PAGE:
Stupak said while he is credited with being the force behind getting the tower built, it was the Las Vegas City Council that fought all the bureaucratic battles for approving its construction. Mayor Jan Jones and Councilmen Bob Nolen, Arnie Adamsen and Scott Higginson cast votes in favor of starting the project in 1991, city records show.

"There were all sorts of people out there opposed to it," Stupak said. "McCarran (International Airport), the FAA (Federal Aviation Administration) and Nellis (Air Force Base) all thought building this tower was somehow going to shut them down. If it wasn't for the courage of the council, it would have never been built.

"Do you remember that line from 'The Godfather, Part II,' when the guy was talking about setting up a casino in Cuba and he could do it because he was dealing with a 'a very friendly government?' That's what I felt like. I was dealing with a very friendly government."

The friendly City of Las Vegas government may finally get the return on its political investment this year when new rooms being completed in the Icahn regime come on line. City spokesman Erik Papa said the new rooms will boost the Stratosphere into megaresort status with more than 2,000 rooms -- a first for what city officials consider the downtown area.

Although the tower may be his most visible accomplishment, Stupak said he has gotten far more satisfaction out of other things in life. Stupak says his children -- son Nevada and daughters Summer and Nicole -- are far more significant to him.

They have no particular affection for the resort, Stupak said, and like him, they don't have any particular need to go there. Stupak says he'll occasionally go for a meal at the Top of the World restaurant, but nothing more.


Stupak said he was much prouder of opening his own place for the first time in 1974.

"It was Bob Stupak's World Famous Million-Dollar Historic Gambling Museum and Casino," he said. "Be sure to get all that down, because that's the way it appeared on the application."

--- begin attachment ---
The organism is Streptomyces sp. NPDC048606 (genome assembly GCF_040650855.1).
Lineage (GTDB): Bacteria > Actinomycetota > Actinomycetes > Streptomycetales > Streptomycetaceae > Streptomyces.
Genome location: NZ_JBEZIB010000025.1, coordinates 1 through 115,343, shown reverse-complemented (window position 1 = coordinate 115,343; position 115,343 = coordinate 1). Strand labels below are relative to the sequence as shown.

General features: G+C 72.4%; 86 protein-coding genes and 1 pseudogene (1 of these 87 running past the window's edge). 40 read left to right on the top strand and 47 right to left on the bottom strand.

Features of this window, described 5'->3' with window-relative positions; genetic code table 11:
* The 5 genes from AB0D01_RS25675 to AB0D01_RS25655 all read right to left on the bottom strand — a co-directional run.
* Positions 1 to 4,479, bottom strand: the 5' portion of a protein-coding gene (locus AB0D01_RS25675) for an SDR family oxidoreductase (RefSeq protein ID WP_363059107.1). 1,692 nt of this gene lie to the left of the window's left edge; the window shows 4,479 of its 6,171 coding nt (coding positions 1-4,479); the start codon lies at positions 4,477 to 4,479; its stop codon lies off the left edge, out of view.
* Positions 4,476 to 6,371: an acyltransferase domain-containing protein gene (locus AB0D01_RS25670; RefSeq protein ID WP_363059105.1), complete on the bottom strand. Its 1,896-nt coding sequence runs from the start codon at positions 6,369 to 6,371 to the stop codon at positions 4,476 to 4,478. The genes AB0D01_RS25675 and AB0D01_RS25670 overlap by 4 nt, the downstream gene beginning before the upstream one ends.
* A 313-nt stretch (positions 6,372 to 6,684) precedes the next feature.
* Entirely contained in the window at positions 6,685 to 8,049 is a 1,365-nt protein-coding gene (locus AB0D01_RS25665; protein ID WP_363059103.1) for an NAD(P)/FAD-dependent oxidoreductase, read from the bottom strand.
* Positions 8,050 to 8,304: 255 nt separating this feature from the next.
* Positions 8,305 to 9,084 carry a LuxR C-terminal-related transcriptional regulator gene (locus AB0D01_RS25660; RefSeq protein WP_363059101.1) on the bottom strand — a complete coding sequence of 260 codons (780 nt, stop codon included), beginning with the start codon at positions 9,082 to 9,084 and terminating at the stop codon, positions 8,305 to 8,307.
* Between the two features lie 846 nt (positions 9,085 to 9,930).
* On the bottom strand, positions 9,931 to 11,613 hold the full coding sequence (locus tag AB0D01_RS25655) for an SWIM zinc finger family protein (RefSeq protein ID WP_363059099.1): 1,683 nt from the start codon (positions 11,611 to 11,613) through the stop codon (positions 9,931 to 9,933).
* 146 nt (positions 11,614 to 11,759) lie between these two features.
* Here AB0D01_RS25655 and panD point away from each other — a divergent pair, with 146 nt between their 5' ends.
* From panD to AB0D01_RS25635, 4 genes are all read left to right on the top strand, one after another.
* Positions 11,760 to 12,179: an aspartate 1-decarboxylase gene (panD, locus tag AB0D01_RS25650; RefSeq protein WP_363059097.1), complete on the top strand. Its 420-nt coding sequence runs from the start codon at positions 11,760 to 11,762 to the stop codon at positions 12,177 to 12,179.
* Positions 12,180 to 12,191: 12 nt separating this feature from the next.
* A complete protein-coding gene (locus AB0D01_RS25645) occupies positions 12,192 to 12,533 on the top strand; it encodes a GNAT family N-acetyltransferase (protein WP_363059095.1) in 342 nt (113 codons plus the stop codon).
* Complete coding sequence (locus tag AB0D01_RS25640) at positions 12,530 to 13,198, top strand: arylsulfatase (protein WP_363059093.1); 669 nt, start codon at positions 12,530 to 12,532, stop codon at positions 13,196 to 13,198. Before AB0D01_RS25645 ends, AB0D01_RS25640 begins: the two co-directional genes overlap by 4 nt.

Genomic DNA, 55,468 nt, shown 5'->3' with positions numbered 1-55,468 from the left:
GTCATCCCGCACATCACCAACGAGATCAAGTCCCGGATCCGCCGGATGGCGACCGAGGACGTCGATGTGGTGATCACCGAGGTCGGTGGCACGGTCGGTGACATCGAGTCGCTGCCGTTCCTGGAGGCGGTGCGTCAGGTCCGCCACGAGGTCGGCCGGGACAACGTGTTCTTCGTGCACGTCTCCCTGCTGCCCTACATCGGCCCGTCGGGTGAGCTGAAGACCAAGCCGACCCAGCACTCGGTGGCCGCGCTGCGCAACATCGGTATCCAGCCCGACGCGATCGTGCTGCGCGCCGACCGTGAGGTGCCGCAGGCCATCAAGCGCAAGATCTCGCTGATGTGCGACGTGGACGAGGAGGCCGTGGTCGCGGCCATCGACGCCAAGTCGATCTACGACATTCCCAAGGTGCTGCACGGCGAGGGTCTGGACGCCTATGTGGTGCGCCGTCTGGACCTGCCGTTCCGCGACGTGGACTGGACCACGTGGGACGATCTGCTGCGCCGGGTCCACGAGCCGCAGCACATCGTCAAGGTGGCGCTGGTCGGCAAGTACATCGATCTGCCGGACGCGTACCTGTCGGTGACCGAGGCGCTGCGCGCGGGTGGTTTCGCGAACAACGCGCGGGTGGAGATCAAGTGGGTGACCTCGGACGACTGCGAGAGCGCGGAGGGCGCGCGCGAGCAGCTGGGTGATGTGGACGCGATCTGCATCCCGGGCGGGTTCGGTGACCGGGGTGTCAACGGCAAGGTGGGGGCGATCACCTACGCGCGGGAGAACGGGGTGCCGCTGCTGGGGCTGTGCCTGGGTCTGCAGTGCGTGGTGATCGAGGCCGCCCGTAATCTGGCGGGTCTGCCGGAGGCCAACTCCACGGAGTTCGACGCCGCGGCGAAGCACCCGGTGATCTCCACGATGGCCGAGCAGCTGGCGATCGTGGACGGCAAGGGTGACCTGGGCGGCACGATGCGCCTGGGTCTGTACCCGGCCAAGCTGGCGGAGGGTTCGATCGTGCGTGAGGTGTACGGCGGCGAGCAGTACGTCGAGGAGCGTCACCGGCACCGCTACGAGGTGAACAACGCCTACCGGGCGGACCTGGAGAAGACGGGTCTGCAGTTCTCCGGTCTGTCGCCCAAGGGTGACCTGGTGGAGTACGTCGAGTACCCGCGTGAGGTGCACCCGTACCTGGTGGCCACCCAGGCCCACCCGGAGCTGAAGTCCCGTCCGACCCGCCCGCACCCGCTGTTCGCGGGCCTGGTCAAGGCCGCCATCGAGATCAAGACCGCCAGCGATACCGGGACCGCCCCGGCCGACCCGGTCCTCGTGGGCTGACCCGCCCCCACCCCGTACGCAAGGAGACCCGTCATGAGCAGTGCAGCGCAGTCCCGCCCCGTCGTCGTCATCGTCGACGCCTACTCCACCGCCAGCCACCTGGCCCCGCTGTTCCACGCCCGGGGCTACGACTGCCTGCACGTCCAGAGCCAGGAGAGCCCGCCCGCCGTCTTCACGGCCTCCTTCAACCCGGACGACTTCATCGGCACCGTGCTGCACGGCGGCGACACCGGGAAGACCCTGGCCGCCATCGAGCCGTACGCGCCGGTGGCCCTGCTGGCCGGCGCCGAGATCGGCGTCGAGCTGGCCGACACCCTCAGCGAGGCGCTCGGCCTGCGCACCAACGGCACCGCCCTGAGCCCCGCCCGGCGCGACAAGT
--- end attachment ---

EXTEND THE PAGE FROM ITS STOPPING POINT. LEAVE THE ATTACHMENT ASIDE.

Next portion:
And he also has fond memories of opening Vegas World in July 1979.

"There was a band playing 'When the Saints Go Marching In,' and the place wasn't even done yet, there were (workers) on ladders all over the casino when the doors opened and the people came in," he said. "We had a 6 o'clock opening and (former Mayor) Ron Lurie cut the ribbon and we had the Dallas Cowboy cheerleaders there. I was up for two days straight without any sleep, I was so full of adrenaline."

Those opening days, he said, are etched in his memory because they were so actively chronicled.

The coverage of the opening of the Stratosphere started with the closure of Vegas World. Stupak said the media attention was virtually nonstop.

"On the day of the opening, we had media from 47 different countries," he said. "And seven of those countries, I had never heard of."

Stupak said the reality of the place opening never occurred to him until a ceremonial rolling of the dice occurred.

"I remember there were people out on St. Louis and Sahara all wanting to get in," he said. "They waited up to get in the door. And when it was all over, I went out to a restaurant, had breakfast and went home and went to bed."

Stupak said he was embarrassed by the bronze statue of him, never authorized it and was glad when it disappeared.

"They spent $100,000 more for that statue than I spent to open my first place in 1974. That's a true story," he said.

And, as for Grand Casinos and its operation of the Stratosphere, Stupak chooses his words carefully.

"They just weren't up to it," he said. "I think I was quoted in the Wall Street Journal as saying they were like a high school baseball team coming out to play the Yankees."

Stupak won't talk about his most recent business ventures. But he's getting new ideas of how to be in the public eye -- by avoiding it.


He watches other business executives with admiration. One is Kirk Kerkorian, who owns a controlling interest of MGM MIRAGE.

"Look at the way he's referred to: He's always called 'MGM's largest shareholder.' They don't even use his name, but you know who it is. MGM's largest shareholder isn't in the media much, he can go out without getting recognized, he drives his own car, he goes for walks in his neighborhood," he said.

"That's something I think I'd like, so when I decide to announce something about my business, I'll call a little press conference and not say what it's about and you know what? People will come to it.

"One good thing about being known is that people at least will return your phone calls."

But don't worry. Bob Stupak has no intention of completely leaving the spotlight behind.

He said he talked his way into a walk-on part for the remake of "Oceans Eleven," which filmed in Las Vegas.

"Unless it ends up on the cutting-room floor, I'll be up there."